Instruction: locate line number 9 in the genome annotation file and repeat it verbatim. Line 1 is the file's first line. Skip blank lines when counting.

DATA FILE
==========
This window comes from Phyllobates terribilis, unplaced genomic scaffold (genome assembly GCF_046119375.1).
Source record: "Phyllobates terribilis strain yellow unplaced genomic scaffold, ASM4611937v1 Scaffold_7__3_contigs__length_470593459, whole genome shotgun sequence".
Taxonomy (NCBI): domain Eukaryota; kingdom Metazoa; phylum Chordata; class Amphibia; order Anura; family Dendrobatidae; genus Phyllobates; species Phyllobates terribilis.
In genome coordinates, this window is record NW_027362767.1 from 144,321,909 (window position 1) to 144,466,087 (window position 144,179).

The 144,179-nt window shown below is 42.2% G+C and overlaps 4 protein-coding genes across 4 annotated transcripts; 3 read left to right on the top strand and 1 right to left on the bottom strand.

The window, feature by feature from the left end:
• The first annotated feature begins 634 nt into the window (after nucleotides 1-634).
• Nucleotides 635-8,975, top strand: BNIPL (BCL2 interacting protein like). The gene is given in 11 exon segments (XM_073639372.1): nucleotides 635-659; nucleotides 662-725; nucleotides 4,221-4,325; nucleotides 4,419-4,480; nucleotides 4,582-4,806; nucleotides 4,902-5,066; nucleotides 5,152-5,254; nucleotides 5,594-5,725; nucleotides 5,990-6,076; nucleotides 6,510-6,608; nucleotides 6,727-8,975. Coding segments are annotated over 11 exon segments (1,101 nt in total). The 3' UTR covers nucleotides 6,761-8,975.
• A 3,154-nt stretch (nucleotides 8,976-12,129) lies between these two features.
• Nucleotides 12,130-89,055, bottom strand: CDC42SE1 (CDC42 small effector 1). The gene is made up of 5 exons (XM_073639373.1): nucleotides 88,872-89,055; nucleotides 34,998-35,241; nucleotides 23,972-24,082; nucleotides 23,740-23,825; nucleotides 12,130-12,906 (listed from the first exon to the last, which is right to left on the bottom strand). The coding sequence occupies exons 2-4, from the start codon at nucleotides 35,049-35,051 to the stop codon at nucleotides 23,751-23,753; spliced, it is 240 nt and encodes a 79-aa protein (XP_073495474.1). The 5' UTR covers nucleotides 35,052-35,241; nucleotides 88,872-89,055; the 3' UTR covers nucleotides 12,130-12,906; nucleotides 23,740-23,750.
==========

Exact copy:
• A 3,154-nt stretch (nucleotides 8,976-12,129) lies between these two features.